Josh Marshall: “[E]very emphasis should be on the half dozen Republican senators facing challenging reelection races in November. If they won’t shift, fine: lock in that fact now. Lock it in and drag it out. They said they would insist on a fair trial. They didn’t! What happened? Again and again.

There’s far too much rolling over and playing dead if you can’t force someone else’s actions. That’s a silly way of thinking about politics. If these six have decided to go with a rigged trial, great: lock that reality in in their states now.”

House Minority Leader Kevin McCarthy (R-CA) suggested on Fox & Friends that if Democrats hadn’t focused on impeaching President Trump, then perhaps Trump wouldn’t have had to order the assassination of a top Iranian general. Is that an admission of the Wag the Dog theory?

Likewise, conservative talk show host Howie Carr writes in the Boston Herald about his time at Mar-a-Lago as President Trump ordered the assassination of Iran Gen. Qassem Souleimani. Trump was more interested in discussing whether ‘Bernie or Biden’ would be easier to beat in November.

Washington Post: “Trump, who rarely makes major moves without first calculating the ramifications for his popularity and self-image, has confided to advisers that he sees a political upside in his hard-line approach to Iran at the dawn of this year’s campaign.”

“Trump believes he has an opportunity to expand his support among voters as a wartime commander in chief and is trying to cast his Democratic critics as soft on terrorism, they said. They added that he sees his party as more united behind him than ever, even as his impeachment trial looms in the Senate, with some Republicans now arguing that it would be irresponsible and dangerous to remove a president amid a national security crisis.”

Senate Majority Leader Mitch McConnell broke with President Trump by saying it would not be appropriate to target Iranian cultural sites if hostilities escalate, The Hill reports. Said McConnell: “That is not appropriate.”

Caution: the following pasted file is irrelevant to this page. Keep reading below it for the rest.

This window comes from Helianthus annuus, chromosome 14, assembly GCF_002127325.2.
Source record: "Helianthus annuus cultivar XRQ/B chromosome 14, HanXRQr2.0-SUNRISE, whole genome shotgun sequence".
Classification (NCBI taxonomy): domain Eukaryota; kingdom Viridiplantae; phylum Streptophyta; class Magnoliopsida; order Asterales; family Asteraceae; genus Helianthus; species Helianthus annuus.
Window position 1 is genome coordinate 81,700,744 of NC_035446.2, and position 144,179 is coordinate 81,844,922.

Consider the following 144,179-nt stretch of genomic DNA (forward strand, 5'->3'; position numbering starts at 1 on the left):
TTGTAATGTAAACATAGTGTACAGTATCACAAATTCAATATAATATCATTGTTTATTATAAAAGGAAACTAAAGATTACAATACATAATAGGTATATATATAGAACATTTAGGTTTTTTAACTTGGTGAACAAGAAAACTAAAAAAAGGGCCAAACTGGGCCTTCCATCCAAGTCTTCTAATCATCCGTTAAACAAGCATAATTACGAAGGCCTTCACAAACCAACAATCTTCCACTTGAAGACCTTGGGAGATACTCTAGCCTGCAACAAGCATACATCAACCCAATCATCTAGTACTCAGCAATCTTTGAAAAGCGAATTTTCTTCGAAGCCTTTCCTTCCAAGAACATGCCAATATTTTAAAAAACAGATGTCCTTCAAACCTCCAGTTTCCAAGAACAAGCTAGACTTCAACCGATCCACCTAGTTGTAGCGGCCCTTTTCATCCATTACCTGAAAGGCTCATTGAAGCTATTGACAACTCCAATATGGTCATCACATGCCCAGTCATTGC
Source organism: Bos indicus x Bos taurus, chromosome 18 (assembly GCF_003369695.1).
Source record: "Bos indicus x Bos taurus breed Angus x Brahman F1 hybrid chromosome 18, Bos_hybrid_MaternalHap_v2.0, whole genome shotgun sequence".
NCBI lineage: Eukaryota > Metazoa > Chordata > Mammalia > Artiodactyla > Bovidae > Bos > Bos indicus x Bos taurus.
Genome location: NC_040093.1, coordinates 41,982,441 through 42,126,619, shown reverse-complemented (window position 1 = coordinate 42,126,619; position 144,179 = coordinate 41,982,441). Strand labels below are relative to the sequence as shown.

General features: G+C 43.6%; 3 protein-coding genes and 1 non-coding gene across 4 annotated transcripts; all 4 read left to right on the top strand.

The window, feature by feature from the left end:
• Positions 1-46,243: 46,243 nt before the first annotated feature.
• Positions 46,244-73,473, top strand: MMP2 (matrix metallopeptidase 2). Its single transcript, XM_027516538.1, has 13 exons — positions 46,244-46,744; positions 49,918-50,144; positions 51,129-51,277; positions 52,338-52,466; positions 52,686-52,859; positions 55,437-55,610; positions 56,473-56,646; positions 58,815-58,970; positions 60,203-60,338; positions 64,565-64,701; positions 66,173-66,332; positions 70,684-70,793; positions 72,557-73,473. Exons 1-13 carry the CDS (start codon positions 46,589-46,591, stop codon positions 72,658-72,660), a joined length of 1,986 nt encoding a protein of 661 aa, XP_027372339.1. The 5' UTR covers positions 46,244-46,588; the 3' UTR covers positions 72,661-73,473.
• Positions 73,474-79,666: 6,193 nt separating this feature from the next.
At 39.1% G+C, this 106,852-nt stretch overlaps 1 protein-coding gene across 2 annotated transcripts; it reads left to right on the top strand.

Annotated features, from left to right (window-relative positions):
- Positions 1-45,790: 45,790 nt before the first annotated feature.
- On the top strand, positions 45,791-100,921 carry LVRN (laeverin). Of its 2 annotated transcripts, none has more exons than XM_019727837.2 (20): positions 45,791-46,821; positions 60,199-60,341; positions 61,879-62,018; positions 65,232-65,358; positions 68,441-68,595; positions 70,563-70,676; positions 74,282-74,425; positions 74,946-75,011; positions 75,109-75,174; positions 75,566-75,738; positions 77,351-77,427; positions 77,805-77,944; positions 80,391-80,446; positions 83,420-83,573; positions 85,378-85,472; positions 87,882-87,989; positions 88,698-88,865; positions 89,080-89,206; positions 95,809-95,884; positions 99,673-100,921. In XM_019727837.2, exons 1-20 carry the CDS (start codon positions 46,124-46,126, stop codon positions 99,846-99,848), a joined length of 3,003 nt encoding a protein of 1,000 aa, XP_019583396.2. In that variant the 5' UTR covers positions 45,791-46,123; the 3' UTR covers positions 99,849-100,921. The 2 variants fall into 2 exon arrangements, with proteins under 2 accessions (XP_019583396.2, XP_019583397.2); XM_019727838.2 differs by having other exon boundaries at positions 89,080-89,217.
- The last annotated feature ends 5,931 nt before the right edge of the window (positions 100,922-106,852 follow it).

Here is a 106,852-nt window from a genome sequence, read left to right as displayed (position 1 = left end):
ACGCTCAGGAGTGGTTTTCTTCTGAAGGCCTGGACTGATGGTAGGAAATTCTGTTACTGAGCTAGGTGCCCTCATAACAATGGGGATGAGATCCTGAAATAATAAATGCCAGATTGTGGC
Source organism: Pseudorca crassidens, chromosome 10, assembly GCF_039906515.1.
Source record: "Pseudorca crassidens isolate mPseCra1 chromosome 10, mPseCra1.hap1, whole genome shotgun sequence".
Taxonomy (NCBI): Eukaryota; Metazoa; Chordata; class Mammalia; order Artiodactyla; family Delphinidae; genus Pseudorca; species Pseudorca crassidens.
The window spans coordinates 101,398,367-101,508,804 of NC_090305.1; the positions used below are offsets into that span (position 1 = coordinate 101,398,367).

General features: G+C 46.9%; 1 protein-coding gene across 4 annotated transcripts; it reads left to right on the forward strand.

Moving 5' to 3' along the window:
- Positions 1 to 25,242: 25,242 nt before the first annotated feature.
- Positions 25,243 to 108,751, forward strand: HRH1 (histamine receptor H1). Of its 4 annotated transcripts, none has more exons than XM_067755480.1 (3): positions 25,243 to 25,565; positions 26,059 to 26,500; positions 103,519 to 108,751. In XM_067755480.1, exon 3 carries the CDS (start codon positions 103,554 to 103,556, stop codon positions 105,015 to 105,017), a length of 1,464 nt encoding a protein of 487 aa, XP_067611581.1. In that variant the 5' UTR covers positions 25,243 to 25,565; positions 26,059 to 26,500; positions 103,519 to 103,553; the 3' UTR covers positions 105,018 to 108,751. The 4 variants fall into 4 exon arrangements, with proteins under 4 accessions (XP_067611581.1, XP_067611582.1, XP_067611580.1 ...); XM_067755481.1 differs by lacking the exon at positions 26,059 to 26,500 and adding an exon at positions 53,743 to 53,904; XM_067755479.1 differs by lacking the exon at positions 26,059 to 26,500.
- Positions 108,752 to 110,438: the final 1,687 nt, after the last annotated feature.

In an Oval Office press availability, Trump appeared to back off of his earlier threat to target Iranian cultural sites: “If that is the law is, I like to obey the law.”

“The administration tore up the Iran agreement, placed a significant, severe embargo on Iran, and then killed one of their major generals — nobody in their right mind would actually think that that would lead to negotiations. So when Secretary of State Pompeo’s out there saying, ‘Well, maximum pressure, our goal is to get them back to the negotiating table,’ no naive child would believe that, you would have to be brain-dead to believe that.”

— Sen. Rand Paul (R-KY), on CNN.

Federal prosecutors recommended up to 6 months of incarceration for former National Security Adviser Michael Flynn, a reversal of their request for leniency one year ago, saying he no longer accepts responsibility for his criminal conduct and that he sought to undermine prosecutors, Politico reports.

CNN: “Trump has been lambasting Obama for years, even before he ran for the top job. Recently, though he’s been doing it more often. A November analysis from CNN’s Daniel Dale shows Trump has mentioned Obama and the Obama administration by name more frequently in the past 18 months than he had in the first 18 months of his presidency.”

Writes Dale: “Through October, Trump had mentioned Obama by name 537 times during 2019 as a whole — an average of 1.8 times per day.”

He knows Obama will always be better at literally everything, and it drives him insane.

“Defense Secretary Mark Esper sought to douse an international outcry on Monday by ruling out military attacks on cultural sites in Iran if the conflict with Tehran escalates further, despite President Trump’s threat to destroy some of the country’s treasured icons,” the New York Times reports.

“Mr. Esper acknowledged that striking cultural sites with no military value would be a war crime, putting him at odds with the president, who insisted such places would be legitimate targets.”